The American Dream: ‘Down the Drain’
It’s a little muggy on Caleb Churchill’s small patch of well-kept homestead down a dirt road in Hawaiian Paradise Park. But it’s nothing like the 130 degrees he endured tending boilers aboard U.S. Navy destroyers off the wartime coast of Vietnam and Korea.
Once he retired, Churchill, a disabled veteran who tries to hide his slight limp, dreamed of owning a little piece of Hawaii, close to Kapoho, where his brother, Winston, a real estate agent, moved to escape the hustle and bustle of the mainland.
But for Caleb Churchill, and many vets like him, the American Dream of home ownership almost washed down the drain, when he learned he couldn’t qualify for the Veterans Affairs loan he had counted on. A rule change in late 2011 prohibited VA loans for properties relying on rainwater catchment systems.
Churchill was forced to choose between finding a home in a more expensive neighborhood that’s on county water or getting some other source of financing. He ultimately settled on a private lender, a move he said costs him an additional $150 a month on his mortgage.
“It messed me up big time. The paperwork was going good and all of a sudden it came to a screeching halt,” Churchill said.
Had he bought the house in October 2011, the VA would have authorized it, he said. He was three months late. VA loans are preferable because homes can often be financed with little or no money down, and the buyer doesn’t have to pay inspection fees, mortgage insurance, closing costs and the like.
As more vets come home from overseas and look to settle down, the problem of financing homes, especially on Hawaii Island, where up to half of all properties are on catchment, is only going to get worse. Currently, there are more than 120,000 vets in the state, and 16,101 live on this island.
Churchill’s friend, Shep Kuester, also had to settle for a private lender when the VA turned him down. Kuester, who served 21 years as a corpsman on Navy submarines, and his wife, Janet, who served in the Navy Nurse Corps, also are disabled vets.
Do they feel the military owes them their loan privileges for their years of service?
“Not owed, but earned,” Kuester said. “Yes, we earned that privilege.”
The Kuesters said they ended up paying about $25,000 extra on a $300,000 home because they couldn’t get VA financing.
Both Churchill and Kuester said it’s too late for them to get a VA loan for their homes. But they worry about the latest group of service members coming home, many with disabilities. They would not have had an opportunity to save up for a down payment, and they probably won’t be able to afford houses that are on the island’s limited county water system.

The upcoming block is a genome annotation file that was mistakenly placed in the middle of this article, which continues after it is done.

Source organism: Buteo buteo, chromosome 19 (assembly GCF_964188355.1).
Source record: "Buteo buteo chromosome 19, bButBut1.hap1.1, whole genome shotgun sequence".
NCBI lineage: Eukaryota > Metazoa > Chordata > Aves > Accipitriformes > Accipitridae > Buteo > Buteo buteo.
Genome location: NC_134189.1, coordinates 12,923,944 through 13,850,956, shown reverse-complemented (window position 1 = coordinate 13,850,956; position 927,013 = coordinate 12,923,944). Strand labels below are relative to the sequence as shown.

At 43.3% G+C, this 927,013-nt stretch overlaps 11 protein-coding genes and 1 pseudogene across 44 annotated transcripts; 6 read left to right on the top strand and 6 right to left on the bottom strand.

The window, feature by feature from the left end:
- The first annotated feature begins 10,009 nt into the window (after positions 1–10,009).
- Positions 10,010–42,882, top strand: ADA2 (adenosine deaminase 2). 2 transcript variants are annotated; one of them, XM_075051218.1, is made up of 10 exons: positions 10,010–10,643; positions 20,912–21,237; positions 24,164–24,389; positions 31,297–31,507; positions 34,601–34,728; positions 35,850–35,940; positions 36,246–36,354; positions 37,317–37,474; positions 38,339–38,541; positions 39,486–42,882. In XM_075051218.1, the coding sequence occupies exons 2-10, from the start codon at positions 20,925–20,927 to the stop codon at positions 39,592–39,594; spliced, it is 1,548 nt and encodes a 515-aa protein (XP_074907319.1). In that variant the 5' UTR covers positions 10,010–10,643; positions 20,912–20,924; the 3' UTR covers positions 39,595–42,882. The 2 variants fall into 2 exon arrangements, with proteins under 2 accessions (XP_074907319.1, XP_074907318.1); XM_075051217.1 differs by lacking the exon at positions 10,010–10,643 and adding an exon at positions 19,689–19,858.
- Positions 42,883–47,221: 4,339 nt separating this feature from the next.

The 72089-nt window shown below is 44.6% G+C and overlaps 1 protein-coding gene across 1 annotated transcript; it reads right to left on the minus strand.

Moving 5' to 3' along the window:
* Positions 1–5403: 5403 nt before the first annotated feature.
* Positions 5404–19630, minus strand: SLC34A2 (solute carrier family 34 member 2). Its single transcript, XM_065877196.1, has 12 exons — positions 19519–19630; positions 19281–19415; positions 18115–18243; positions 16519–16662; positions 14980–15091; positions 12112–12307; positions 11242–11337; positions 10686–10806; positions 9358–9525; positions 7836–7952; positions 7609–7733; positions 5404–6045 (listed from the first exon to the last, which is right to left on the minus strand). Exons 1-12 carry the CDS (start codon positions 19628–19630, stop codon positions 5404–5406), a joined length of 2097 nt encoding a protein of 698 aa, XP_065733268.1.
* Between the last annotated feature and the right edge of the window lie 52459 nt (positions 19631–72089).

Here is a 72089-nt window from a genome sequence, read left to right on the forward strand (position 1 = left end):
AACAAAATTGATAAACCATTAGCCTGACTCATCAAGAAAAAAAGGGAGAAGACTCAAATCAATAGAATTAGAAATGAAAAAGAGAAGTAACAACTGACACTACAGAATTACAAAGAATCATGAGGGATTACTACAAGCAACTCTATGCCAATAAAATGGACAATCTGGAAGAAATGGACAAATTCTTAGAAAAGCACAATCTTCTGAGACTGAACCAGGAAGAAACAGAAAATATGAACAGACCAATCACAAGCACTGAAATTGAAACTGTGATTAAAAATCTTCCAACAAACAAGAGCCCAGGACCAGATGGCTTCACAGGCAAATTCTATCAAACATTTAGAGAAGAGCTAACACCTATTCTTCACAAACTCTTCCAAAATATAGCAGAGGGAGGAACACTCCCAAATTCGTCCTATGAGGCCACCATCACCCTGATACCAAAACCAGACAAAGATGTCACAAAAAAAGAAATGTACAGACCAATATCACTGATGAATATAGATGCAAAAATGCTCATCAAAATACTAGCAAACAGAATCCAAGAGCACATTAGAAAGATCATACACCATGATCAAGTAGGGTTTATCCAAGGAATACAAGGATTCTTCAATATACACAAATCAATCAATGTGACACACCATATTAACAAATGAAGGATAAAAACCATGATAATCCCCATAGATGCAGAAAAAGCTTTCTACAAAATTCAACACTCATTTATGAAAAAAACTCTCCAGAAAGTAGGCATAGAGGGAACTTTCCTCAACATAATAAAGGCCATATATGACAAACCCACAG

Churchill volunteers at the Veterans of Foreign Wars service office in Hilo, trying to help his former comrades in arms adjust to civilian life.
“They served their country. They did their job, and they should be eligible for it,” Churchill said.
“They thought it was something they earned for their service, but then they get out, they don’t have the funds to do all that’s required,” Kuester said. “And their dream just goes down the drain.”
A host of elected officials, government agencies and lenders have been involved in the discussion over the past year and a half.
“Veterans from across Hawaii Island have asked for a solution to this stalement for years so they can take care of themselves and their families by purchasing a home,” said U.S. Rep. Tulsi Gabbard, an Iraq war vet and a Democrat who was elected to Congress in November. “These veterans who answered the call to serve when so few have deserve far better.”
But so far the VA has remained steadfast that it won’t budge on its 2011 rule, or grant waivers in Hawaii.
It’s frustrating for Hawaii County Mayor Billy Kenoi, who has tried to intercede on the vets’ behalf.
“We can’t understand why our vets who have given so much for so many continue to have to deal with this bureaucratic quagmire,” Kenoi told West Hawaii Today on Thursday.
The VA changed its rule, said Ret. Brig. Gen. Allison Hickey, undersecretary for benefits, because the Hawaii Department of Health couldn’t guarantee that water catchment systems provide safe drinking water. The VA wants to protect its property investments, as well as veterans’ health, she said in a May 8, 2012, letter to Kenoi.